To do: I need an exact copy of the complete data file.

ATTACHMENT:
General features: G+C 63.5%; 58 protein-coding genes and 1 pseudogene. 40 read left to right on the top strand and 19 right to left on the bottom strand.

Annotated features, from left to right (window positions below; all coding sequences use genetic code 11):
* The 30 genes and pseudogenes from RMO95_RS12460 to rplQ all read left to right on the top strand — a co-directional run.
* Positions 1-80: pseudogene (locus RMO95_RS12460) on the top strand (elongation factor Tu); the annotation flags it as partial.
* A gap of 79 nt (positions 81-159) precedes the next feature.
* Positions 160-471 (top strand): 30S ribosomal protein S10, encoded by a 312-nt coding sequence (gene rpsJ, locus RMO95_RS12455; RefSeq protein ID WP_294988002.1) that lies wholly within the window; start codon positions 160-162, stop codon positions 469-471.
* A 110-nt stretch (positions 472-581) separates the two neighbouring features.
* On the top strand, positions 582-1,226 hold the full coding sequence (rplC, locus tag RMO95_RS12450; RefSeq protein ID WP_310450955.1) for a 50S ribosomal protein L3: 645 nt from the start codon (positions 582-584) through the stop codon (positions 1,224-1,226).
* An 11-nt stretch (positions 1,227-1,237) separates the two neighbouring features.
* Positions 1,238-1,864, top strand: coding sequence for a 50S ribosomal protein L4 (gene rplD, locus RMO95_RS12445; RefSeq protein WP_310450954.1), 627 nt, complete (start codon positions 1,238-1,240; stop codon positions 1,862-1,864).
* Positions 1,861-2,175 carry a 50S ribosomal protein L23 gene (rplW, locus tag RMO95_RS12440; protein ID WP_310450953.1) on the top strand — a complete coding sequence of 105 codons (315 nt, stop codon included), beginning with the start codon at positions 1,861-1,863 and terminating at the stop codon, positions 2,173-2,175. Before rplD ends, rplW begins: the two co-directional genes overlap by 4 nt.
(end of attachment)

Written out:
General features: G+C 63.5%; 58 protein-coding genes and 1 pseudogene. 40 read left to right on the top strand and 19 right to left on the bottom strand.

Annotated features, from left to right (window positions below; all coding sequences use genetic code 11):
* The 30 genes and pseudogenes from RMO95_RS12460 to rplQ all read left to right on the top strand — a co-directional run.
* Positions 1-80: pseudogene (locus RMO95_RS12460) on the top strand (elongation factor Tu); the annotation flags it as partial.
* A gap of 79 nt (positions 81-159) precedes the next feature.
* Positions 160-471 (top strand): 30S ribosomal protein S10, encoded by a 312-nt coding sequence (gene rpsJ, locus RMO95_RS12455; RefSeq protein ID WP_294988002.1) that lies wholly within the window; start codon positions 160-162, stop codon positions 469-471.
* A 110-nt stretch (positions 472-581) separates the two neighbouring features.
* On the top strand, positions 582-1,226 hold the full coding sequence (rplC, locus tag RMO95_RS12450; RefSeq protein ID WP_310450955.1) for a 50S ribosomal protein L3: 645 nt from the start codon (positions 582-584) through the stop codon (positions 1,224-1,226).
* An 11-nt stretch (positions 1,227-1,237) separates the two neighbouring features.
* Positions 1,238-1,864, top strand: coding sequence for a 50S ribosomal protein L4 (gene rplD, locus RMO95_RS12445; RefSeq protein WP_310450954.1), 627 nt, complete (start codon positions 1,238-1,240; stop codon positions 1,862-1,864).
* Positions 1,861-2,175 carry a 50S ribosomal protein L23 gene (rplW, locus tag RMO95_RS12440; protein ID WP_310450953.1) on the top strand — a complete coding sequence of 105 codons (315 nt, stop codon included), beginning with the start codon at positions 1,861-1,863 and terminating at the stop codon, positions 2,173-2,175. Before rplD ends, rplW begins: the two co-directional genes overlap by 4 nt.